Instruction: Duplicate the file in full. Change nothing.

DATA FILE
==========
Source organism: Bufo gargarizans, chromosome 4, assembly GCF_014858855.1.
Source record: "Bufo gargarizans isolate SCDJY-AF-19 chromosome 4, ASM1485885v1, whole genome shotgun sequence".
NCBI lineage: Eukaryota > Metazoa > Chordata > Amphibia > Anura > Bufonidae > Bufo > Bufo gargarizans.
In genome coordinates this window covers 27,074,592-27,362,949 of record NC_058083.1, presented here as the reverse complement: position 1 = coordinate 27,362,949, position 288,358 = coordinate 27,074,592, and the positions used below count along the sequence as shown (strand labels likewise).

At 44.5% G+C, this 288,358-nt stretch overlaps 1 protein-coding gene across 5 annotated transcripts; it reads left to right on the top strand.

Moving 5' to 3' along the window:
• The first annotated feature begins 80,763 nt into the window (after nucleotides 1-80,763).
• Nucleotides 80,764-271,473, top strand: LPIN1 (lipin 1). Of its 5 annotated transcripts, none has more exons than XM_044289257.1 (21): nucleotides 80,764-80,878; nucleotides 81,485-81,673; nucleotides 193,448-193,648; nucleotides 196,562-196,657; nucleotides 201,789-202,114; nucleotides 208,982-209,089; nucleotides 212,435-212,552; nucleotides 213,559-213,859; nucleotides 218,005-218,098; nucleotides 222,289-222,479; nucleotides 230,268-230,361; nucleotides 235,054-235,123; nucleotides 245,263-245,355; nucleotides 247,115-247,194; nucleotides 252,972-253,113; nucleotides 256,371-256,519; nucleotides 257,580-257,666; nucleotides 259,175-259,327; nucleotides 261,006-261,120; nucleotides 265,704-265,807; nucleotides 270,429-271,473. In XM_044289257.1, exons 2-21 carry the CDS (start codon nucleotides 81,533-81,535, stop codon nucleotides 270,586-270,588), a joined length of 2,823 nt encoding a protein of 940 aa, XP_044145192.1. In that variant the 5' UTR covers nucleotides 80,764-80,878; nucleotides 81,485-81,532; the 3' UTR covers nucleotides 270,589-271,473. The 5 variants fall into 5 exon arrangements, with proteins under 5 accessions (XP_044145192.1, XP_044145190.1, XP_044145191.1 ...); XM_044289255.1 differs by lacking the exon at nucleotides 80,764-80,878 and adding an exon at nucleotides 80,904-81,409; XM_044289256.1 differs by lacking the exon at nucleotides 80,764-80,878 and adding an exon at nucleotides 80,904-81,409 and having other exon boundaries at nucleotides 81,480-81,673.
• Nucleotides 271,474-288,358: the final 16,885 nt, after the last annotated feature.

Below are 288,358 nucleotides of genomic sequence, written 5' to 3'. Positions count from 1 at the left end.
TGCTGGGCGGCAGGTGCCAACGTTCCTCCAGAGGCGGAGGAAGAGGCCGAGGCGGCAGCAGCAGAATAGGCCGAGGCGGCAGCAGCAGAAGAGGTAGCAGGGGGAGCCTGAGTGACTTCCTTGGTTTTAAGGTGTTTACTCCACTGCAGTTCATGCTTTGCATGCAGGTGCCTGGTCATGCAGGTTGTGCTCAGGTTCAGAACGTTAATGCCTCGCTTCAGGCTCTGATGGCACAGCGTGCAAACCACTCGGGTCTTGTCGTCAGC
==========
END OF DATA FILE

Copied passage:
Source organism: Bufo gargarizans, chromosome 4, assembly GCF_014858855.1.
Source record: "Bufo gargarizans isolate SCDJY-AF-19 chromosome 4, ASM1485885v1, whole genome shotgun sequence".
NCBI lineage: Eukaryota > Metazoa > Chordata > Amphibia > Anura > Bufonidae > Bufo > Bufo gargarizans.
In genome coordinates this window covers 27,074,592-27,362,949 of record NC_058083.1, presented here as the reverse complement: position 1 = coordinate 27,362,949, position 288,358 = coordinate 27,074,592, and the positions used below count along the sequence as shown (strand labels likewise).

At 44.5% G+C, this 288,358-nt stretch overlaps 1 protein-coding gene across 5 annotated transcripts; it reads left to right on the top strand.

Moving 5' to 3' along the window:
• The first annotated feature begins 80,763 nt into the window (after nucleotides 1-80,763).
• Nucleotides 80,764-271,473, top strand: LPIN1 (lipin 1). Of its 5 annotated transcripts, none has more exons than XM_044289257.1 (21): nucleotides 80,764-80,878; nucleotides 81,485-81,673; nucleotides 193,448-193,648; nucleotides 196,562-196,657; nucleotides 201,789-202,114; nucleotides 208,982-209,089; nucleotides 212,435-212,552; nucleotides 213,559-213,859; nucleotides 218,005-218,098; nucleotides 222,289-222,479; nucleotides 230,268-230,361; nucleotides 235,054-235,123; nucleotides 245,263-245,355; nucleotides 247,115-247,194; nucleotides 252,972-253,113; nucleotides 256,371-256,519; nucleotides 257,580-257,666; nucleotides 259,175-259,327; nucleotides 261,006-261,120; nucleotides 265,704-265,807; nucleotides 270,429-271,473. In XM_044289257.1, exons 2-21 carry the CDS (start codon nucleotides 81,533-81,535, stop codon nucleotides 270,586-270,588), a joined length of 2,823 nt encoding a protein of 940 aa, XP_044145192.1. In that variant the 5' UTR covers nucleotides 80,764-80,878; nucleotides 81,485-81,532; the 3' UTR covers nucleotides 270,589-271,473. The 5 variants fall into 5 exon arrangements, with proteins under 5 accessions (XP_044145192.1, XP_044145190.1, XP_044145191.1 ...); XM_044289255.1 differs by lacking the exon at nucleotides 80,764-80,878 and adding an exon at nucleotides 80,904-81,409; XM_044289256.1 differs by lacking the exon at nucleotides 80,764-80,878 and adding an exon at nucleotides 80,904-81,409 and having other exon boundaries at nucleotides 81,480-81,673.
• Nucleotides 271,474-288,358: the final 16,885 nt, after the last annotated feature.

Below are 288,358 nucleotides of genomic sequence, written 5' to 3'. Positions count from 1 at the left end.
TGCTGGGCGGCAGGTGCCAACGTTCCTCCAGAGGCGGAGGAAGAGGCCGAGGCGGCAGCAGCAGAATAGGCCGAGGCGGCAGCAGCAGAAGAGGTAGCAGGGGGAGCCTGAGTGACTTCCTTGGTTTTAAGGTGTTTACTCCACTGCAGTTCATGCTTTGCATGCAGGTGCCTGGTCATGCAGGTTGTGCTCAGGTTCAGAACGTTAATGCCTCGCTTCAGGCTCTGATGGCACAGCGTGCAAACCACTCGGGTCTTGTCGTCAGC